Insecure’s Kofi Siriboe Doesn’t Just Want to be a Sex Symbol

Siriboe’s currently on the HBO dramedy and Queen Sugar but he’s also working on fashion — and maybe even music.

Kofi Siriboe.

Kofi Siriboe.

Kofi Siriboe joined the fifth and final season of Insecure to play Crenshawn, a formerly incarcerated fashion designer who clashes with Issa Dee (Issa Rae) over issues of authenticity and reaching out to a broader (ie, white) audience. Siriboe is perhaps best known for his role on OWN’s Queen Sugar, or as the man who had a steamy, hilarious encounter with Jada Pinkett Smith involving a grapefruit in the 2017 film Girls Trip.

Siriboe, who broke into acting alongside his brothers as a young child, says the role of Crenshawn resonated with him as someone who is constantly advocating for authentic Black stories in Hollywood, and as someone who has recently gotten into fashion design. In November, the 27-year-old released the first merch collection for his brand We’re Not Kids Anymore.

During a break from steaming clothes that he’ll need to package and ship to customers, Siriboe spoke to GQ about Insecure, the forthcoming final season of OWN’s Queen Sugar, and his future career plans.

Kofi Siriboe, Courtney Taylor and Issa Rae in Insecure.Courtesy of Raymond Liu/HBO.

I know you were a fan of Insecure and Issa Rae long before you appeared in this final season. Can you speak to the legacy of the series and what it meant to play a role in its sendoff?

That first season aired at the same time as Queen Sugar[‘s debut season]. I feel like my life changed at the inception of Insecure. I’m from L.A. and I think that’s why me and Issa connect. We grew up in the same area. It’s such a powerful show and such a unique perspective on what’s going on in the culture right now. Of course we want more, but I’ll never forget it. Looking back five and ten years from now, the way we celebrate Girlfriends and a lot of the shows we grew up on, that’s the same thing Insecure will be for everybody.

What drew you to the role of Crenshawn?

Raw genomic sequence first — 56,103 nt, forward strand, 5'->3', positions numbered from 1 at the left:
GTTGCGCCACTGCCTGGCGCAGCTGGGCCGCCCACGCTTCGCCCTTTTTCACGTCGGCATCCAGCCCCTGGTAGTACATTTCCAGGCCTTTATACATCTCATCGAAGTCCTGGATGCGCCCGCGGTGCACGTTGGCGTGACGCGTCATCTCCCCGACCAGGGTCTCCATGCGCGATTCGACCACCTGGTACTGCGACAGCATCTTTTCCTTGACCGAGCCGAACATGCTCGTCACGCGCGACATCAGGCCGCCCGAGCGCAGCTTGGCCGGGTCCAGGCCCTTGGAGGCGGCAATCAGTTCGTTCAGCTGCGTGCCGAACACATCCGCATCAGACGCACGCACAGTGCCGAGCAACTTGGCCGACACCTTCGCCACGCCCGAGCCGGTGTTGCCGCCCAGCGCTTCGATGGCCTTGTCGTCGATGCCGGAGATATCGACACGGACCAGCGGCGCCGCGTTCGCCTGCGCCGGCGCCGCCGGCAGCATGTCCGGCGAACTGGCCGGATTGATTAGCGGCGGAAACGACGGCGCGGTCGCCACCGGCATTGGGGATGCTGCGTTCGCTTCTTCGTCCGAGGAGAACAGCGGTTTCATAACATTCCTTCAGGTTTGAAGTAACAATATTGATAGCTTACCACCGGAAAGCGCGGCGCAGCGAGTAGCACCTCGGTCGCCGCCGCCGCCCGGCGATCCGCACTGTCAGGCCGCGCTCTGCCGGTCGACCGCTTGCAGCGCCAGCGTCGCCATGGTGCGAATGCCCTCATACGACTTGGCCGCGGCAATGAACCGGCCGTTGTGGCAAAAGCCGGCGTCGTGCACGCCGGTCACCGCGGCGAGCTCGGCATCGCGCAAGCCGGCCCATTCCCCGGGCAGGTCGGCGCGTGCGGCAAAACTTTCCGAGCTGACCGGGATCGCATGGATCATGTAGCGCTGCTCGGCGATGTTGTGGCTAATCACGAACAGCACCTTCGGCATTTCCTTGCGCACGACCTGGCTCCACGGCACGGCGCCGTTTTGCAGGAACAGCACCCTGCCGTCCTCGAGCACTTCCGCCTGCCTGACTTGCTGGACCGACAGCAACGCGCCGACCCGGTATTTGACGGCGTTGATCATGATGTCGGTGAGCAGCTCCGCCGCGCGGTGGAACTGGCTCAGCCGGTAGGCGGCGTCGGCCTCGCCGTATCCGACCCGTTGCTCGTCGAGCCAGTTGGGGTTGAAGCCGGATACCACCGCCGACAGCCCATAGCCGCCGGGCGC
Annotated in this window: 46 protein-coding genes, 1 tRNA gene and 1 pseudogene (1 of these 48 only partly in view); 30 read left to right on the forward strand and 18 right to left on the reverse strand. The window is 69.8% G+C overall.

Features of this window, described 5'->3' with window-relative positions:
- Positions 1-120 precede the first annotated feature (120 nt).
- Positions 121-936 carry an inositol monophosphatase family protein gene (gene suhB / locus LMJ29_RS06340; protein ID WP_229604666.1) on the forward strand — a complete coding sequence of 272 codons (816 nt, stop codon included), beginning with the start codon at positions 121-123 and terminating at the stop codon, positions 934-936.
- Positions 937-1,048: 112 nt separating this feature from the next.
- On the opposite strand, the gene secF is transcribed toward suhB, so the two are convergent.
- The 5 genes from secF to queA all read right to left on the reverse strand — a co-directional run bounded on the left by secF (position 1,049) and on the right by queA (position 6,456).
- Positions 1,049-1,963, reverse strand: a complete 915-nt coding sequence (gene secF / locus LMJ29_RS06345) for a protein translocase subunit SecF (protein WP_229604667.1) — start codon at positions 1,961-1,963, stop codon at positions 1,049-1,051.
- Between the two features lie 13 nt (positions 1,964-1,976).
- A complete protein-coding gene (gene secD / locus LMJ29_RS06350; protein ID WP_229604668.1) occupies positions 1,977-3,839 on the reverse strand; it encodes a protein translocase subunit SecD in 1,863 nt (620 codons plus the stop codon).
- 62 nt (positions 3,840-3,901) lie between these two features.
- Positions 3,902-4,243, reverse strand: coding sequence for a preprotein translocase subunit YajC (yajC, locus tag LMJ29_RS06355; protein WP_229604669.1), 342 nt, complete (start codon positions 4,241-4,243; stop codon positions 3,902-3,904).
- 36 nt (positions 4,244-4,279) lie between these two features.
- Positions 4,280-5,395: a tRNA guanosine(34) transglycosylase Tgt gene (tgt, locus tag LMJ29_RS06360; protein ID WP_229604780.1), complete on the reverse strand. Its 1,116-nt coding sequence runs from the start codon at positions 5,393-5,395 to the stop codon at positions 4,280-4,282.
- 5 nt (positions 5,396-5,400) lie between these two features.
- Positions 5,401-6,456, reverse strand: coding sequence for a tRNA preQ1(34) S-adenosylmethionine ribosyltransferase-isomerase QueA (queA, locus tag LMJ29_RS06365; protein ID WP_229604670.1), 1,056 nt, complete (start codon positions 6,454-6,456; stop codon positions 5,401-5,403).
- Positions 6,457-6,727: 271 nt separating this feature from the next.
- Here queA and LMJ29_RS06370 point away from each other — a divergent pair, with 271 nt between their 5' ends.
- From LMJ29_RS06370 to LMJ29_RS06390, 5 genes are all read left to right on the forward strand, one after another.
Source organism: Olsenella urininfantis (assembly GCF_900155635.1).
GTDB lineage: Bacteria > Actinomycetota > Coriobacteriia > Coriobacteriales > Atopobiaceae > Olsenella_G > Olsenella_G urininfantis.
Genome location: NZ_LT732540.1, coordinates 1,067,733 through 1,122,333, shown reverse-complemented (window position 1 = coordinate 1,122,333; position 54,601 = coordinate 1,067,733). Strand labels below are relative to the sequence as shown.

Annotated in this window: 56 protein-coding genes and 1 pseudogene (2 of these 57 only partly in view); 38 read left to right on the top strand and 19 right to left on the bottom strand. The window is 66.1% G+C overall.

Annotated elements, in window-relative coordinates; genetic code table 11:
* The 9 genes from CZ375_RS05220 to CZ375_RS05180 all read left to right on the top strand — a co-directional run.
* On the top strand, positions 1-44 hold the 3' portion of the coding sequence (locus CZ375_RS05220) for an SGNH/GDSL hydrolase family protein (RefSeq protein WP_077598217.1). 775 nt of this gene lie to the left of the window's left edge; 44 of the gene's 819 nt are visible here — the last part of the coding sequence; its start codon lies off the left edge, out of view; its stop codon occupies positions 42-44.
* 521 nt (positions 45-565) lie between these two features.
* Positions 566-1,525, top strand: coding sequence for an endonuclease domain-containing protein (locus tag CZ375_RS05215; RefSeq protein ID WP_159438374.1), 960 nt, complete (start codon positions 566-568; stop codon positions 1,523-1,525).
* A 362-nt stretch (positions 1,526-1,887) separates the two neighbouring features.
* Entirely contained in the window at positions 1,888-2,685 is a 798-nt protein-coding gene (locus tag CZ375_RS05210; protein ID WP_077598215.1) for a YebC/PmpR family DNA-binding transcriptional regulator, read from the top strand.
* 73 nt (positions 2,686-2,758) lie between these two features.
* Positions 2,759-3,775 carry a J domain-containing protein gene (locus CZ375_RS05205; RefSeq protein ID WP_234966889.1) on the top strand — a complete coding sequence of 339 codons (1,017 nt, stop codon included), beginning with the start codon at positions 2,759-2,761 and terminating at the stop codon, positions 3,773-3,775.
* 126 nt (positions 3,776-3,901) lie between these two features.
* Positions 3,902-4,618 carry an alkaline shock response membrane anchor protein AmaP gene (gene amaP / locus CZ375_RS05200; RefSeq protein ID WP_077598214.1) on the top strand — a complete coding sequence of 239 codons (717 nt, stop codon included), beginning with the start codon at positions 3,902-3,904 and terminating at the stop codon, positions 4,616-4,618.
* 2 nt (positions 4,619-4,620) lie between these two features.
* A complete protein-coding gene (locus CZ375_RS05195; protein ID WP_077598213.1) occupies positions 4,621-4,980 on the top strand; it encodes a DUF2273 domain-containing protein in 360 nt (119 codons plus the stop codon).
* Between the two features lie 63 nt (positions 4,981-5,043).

I just feel like Issa knows me. She had a vision for the character and the season. She’s a crafty one. She might have been paying attention to the fact that I was diving more into fashion, making my sweaters and doing my thing. I would send her samples way before we had anything available. It just aligned. I’ve really been diving into this world in real life.

How hands on are you with this new launch?

We’re still in our infant stages so me and my partner, Julian [Lane], we carry a lot of the weight. From steaming, packing, everything. With that being said, it’s fun.

I definitely underestimated how hard it is to steam stuff. You get the wrinkles out, but then it takes 20 minutes for it to dry and it can’t be wet when you put it in the bag. Then you have to put the stickers on it…it’s a process, but we’re getting there.

How did you come up with the vision for this first collection of clothing?

We gave ourselves the space to be experimental. Everything was emotional. We ended up with an emerald and a mauve color to begin with. I think in retrospect, I realized it just builds contrast. It feels like the duality of childhood. It’s super bright and vibrant, but at the same time there’s a muted-ness and angst of growing up and just trying to find your place in the world.

The overall vision [of We’re Not Kids Anymore] is to build community and to build a space where we’re reflected internally and externally. It’s a Black-owned company. We’re independent. We’ve been using all of our own funds to get things started. It’s a personal love letter to our childhoods. The apparel portion of it just makes it real.

You mentioned the angst of growing up, do you still feel that even as an adult who has established in their career?